It’s Official: Travelers Want More Mobile

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There’s a big push for mobile services in hospitality and a lot of statistics to support going mobile, but aside from mobile-friendly websites and mobile bookings, do travelers really want more? A recent study by The Center for Hospitality Research at Cornell University of Hotel Administration revealed that yes, they do.

The study surveyed more than 750 smartphone owners to ascertain how they currently use their mobile devices when they travel and how they’d like to in the future. Supporting plenty of other research in the field, the report also reveals some intriguing issues in the use of mobile technology throughout the entire travel cycle.

Not surprisingly, the Cornell report confirms that travelers do (and want to) use mobile devices before, during and after a hotel stay, but here are some key takeaways from the research that we found particularly interesting.

Travelers Don’t Keep Individual Hotel Apps

While most smartphone users are willing to download travel apps, about half are subsequently deleted, suggesting that travelers don’t want single-purpose apps cluttering their phone. Rather, the study discovered that travelers are more interested in having access to a (hypothetical) general app that allows them to create a personal profile that is used by numerous hotels to provide customized offers and service.

So while individual hotel apps are useful to guests during their trip, hotels should find a way to offer real value in retaining the app beyond the stay — like loyalty program access and customized offers — in a bid for customer loyalty.

Travelers Want Utilitarian Mobile Functionality

Currently, travelers mostly use their mobile devices to augment travel during their trip, doing things like using maps or navigation apps and checking the weather (94%), locating restaurants (81%) and finding things to do and see (80%). Of course mobiles are also used for social networking during a hotel stay, with 77% of respondents using their mobile device for sharing photos and 65% for checking Facebook or FourSquare activity.

In addition, travelers largely want to be able to use their mobile devices (via a hotel app or mobile website) to gain convenience during their stay, most notably for receiving notification when their room is ready, checking in and out of the hotel, and requesting guest services. Survey respondents felt neutral about using a mobile hotel app to book spa appointments or tours, and were even less enthusiastic about using an app or mobile site to connect with other hotel guests, implying that travelers desire greater automation of utilitarian tasks relating to their hotel room, rather than ancillary services.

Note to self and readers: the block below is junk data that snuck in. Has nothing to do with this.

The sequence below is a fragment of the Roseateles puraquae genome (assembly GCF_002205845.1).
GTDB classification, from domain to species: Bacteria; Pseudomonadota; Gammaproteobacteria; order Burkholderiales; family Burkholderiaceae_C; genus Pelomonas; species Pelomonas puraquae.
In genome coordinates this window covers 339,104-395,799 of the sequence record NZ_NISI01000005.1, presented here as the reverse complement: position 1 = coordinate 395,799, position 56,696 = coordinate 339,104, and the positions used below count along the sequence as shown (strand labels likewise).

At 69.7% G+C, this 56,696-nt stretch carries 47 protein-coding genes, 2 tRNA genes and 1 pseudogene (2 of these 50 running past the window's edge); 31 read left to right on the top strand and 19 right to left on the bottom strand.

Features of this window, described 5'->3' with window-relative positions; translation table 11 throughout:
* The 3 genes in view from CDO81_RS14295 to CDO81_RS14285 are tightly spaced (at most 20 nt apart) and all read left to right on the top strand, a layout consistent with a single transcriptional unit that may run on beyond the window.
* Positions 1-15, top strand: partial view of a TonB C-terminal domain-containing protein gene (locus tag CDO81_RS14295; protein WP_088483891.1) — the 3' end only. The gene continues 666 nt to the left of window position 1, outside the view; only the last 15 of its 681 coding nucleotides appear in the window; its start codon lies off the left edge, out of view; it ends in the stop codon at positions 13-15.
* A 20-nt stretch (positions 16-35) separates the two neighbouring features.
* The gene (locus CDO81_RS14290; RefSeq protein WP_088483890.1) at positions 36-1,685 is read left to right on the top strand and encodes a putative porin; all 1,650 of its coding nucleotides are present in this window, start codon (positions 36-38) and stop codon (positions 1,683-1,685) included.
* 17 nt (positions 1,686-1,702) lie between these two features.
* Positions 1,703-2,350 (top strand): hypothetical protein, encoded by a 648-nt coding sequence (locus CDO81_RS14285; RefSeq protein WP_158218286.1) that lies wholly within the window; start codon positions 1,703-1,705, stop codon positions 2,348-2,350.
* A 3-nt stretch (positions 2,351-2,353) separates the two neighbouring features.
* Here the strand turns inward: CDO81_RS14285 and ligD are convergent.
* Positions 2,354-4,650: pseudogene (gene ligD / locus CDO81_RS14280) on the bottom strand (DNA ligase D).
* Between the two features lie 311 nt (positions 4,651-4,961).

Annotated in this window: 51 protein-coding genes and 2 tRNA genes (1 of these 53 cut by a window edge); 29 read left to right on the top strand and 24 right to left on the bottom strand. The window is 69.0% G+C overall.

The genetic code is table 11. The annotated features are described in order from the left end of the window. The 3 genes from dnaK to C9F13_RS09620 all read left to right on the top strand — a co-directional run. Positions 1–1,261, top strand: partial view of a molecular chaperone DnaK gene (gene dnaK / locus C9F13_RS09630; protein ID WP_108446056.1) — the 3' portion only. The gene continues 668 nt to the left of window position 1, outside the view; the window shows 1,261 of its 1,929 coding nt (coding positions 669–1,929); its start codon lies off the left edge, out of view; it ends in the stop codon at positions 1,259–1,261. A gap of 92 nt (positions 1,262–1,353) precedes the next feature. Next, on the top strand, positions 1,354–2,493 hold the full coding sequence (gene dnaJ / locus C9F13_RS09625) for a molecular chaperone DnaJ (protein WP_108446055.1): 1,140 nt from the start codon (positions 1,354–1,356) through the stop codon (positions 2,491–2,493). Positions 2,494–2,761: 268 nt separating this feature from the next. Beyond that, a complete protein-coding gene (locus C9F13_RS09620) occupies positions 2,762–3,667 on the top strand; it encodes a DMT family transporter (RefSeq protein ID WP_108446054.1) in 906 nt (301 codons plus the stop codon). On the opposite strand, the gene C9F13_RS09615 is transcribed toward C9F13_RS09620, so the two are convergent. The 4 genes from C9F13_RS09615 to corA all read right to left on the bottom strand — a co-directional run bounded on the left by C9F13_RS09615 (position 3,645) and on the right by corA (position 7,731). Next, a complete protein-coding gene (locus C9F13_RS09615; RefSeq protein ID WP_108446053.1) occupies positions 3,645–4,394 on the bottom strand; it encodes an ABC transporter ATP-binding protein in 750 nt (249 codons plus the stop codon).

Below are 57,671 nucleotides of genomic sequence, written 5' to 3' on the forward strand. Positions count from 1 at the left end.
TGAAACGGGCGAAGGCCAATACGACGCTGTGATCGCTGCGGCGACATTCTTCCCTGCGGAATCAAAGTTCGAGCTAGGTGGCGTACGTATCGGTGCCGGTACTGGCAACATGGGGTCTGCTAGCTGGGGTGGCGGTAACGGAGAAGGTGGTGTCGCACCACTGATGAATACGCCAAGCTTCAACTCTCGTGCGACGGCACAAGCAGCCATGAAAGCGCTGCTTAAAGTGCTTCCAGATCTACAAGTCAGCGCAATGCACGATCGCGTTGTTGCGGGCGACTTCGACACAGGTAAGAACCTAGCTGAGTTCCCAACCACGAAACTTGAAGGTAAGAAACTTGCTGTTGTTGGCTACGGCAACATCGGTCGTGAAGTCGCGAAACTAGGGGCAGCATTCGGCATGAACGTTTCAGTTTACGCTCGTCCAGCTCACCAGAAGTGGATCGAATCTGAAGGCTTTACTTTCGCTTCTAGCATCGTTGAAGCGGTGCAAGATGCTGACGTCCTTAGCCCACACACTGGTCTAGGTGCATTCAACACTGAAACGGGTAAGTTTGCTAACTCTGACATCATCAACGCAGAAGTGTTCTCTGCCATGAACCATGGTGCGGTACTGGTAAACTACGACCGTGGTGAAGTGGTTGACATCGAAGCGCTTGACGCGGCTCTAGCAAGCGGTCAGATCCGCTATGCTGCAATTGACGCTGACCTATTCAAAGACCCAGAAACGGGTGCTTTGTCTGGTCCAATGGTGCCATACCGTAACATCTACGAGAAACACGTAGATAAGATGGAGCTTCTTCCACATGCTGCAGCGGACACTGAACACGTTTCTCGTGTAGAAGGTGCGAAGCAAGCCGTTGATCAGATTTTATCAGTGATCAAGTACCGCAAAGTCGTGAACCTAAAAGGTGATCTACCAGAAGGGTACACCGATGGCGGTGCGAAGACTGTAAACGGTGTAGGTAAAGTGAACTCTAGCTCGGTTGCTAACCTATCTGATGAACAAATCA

Travelers Are Concerned About Privacy

There is a lot of untapped potential for targeted mobile marketing and service before, during and after a hotel guest’s stay. Post-trip, travelers mostly use their smartphones for sharing photos (64%) and updating statuses (63%) on social networks, but 31% of survey respondents used their mobile device to look for special deals at the same hotel — and 17% wished they could.

The conundrum is that fewer travelers are willing to share more personal data via mobile applications to receive customized offers (10% did and 10% wished they could). Generally, mobile users are willing to share some basic information like gender, age and preferences in return for personalized offers, recommendations and services, but are reluctant to share social profiles, employment information, smartphone number and geolocation.

In light of this, hotels should take care to earn guests’ trust, reassuring them that personal data will be stored securely and used to benefit the guest.

 

Moving forward with the mobile revolution, it’s important for hoteliers to keep their finger on the pulse; to be aware of available and emerging applications that are relevant to their property and guests. The evidence from the Cornell report suggests that hoteliers should proceed with offering mobile functionality for on-property convenience tasks like check-in and check-out and requesting guest services, as well as provide mobile applications that promise customers value in keeping the app after their trip. In addition, we suggest looking for cloud hotel technology that will adapt to your growing mobile requirements, because one thing is for sure: travelers want more mobile.

The full report, The Mobile Revolution is Here: Are You Ready?, is available for free from Cornell’s Centre for Hospitality Research.

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